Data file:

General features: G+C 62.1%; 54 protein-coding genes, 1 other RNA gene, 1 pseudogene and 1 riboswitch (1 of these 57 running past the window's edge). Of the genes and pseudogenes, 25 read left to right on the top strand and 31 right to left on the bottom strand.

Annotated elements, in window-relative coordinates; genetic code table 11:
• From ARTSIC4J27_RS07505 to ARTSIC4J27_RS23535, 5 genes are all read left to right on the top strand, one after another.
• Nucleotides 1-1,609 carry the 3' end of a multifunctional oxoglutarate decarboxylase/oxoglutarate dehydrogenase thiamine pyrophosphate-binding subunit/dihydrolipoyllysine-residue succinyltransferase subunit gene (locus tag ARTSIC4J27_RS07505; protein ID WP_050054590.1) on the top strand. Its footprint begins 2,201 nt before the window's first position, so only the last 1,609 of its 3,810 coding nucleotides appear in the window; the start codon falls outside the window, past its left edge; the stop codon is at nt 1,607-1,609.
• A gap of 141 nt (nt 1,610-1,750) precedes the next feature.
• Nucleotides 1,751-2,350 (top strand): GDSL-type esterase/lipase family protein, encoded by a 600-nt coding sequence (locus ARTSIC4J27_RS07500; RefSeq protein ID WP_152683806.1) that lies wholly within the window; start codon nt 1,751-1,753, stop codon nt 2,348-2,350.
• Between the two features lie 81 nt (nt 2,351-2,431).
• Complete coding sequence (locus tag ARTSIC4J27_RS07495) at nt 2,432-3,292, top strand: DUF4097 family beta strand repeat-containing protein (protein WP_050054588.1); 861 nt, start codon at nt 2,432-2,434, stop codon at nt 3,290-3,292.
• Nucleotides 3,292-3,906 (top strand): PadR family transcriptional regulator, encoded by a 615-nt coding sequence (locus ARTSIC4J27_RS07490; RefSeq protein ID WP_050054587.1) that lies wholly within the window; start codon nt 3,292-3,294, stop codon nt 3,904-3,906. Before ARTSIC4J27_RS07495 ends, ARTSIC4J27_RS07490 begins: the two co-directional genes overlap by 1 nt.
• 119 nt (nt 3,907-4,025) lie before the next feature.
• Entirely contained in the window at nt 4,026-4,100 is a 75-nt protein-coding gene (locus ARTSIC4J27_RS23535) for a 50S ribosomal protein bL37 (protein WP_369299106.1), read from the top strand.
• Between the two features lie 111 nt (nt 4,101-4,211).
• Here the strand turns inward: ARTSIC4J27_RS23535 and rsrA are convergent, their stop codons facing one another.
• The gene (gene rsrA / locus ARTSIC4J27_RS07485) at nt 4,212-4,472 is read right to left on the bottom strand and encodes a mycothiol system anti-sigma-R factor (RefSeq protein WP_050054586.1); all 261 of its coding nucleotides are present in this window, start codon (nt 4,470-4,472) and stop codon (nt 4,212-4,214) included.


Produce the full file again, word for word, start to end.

General features: G+C 62.1%; 54 protein-coding genes, 1 other RNA gene, 1 pseudogene and 1 riboswitch (1 of these 57 running past the window's edge). Of the genes and pseudogenes, 25 read left to right on the top strand and 31 right to left on the bottom strand.

Annotated elements, in window-relative coordinates; genetic code table 11:
• From ARTSIC4J27_RS07505 to ARTSIC4J27_RS23535, 5 genes are all read left to right on the top strand, one after another.
• Nucleotides 1-1,609 carry the 3' end of a multifunctional oxoglutarate decarboxylase/oxoglutarate dehydrogenase thiamine pyrophosphate-binding subunit/dihydrolipoyllysine-residue succinyltransferase subunit gene (locus tag ARTSIC4J27_RS07505; protein ID WP_050054590.1) on the top strand. Its footprint begins 2,201 nt before the window's first position, so only the last 1,609 of its 3,810 coding nucleotides appear in the window; the start codon falls outside the window, past its left edge; the stop codon is at nt 1,607-1,609.
• A gap of 141 nt (nt 1,610-1,750) precedes the next feature.
• Nucleotides 1,751-2,350 (top strand): GDSL-type esterase/lipase family protein, encoded by a 600-nt coding sequence (locus ARTSIC4J27_RS07500; RefSeq protein ID WP_152683806.1) that lies wholly within the window; start codon nt 1,751-1,753, stop codon nt 2,348-2,350.
• Between the two features lie 81 nt (nt 2,351-2,431).
• Complete coding sequence (locus tag ARTSIC4J27_RS07495) at nt 2,432-3,292, top strand: DUF4097 family beta strand repeat-containing protein (protein WP_050054588.1); 861 nt, start codon at nt 2,432-2,434, stop codon at nt 3,290-3,292.
• Nucleotides 3,292-3,906 (top strand): PadR family transcriptional regulator, encoded by a 615-nt coding sequence (locus ARTSIC4J27_RS07490; RefSeq protein ID WP_050054587.1) that lies wholly within the window; start codon nt 3,292-3,294, stop codon nt 3,904-3,906. Before ARTSIC4J27_RS07495 ends, ARTSIC4J27_RS07490 begins: the two co-directional genes overlap by 1 nt.
• 119 nt (nt 3,907-4,025) lie before the next feature.
• Entirely contained in the window at nt 4,026-4,100 is a 75-nt protein-coding gene (locus ARTSIC4J27_RS23535) for a 50S ribosomal protein bL37 (protein WP_369299106.1), read from the top strand.
• Between the two features lie 111 nt (nt 4,101-4,211).
• Here the strand turns inward: ARTSIC4J27_RS23535 and rsrA are convergent, their stop codons facing one another.
• The gene (gene rsrA / locus ARTSIC4J27_RS07485) at nt 4,212-4,472 is read right to left on the bottom strand and encodes a mycothiol system anti-sigma-R factor (RefSeq protein WP_050054586.1); all 261 of its coding nucleotides are present in this window, start codon (nt 4,470-4,472) and stop codon (nt 4,212-4,214) included.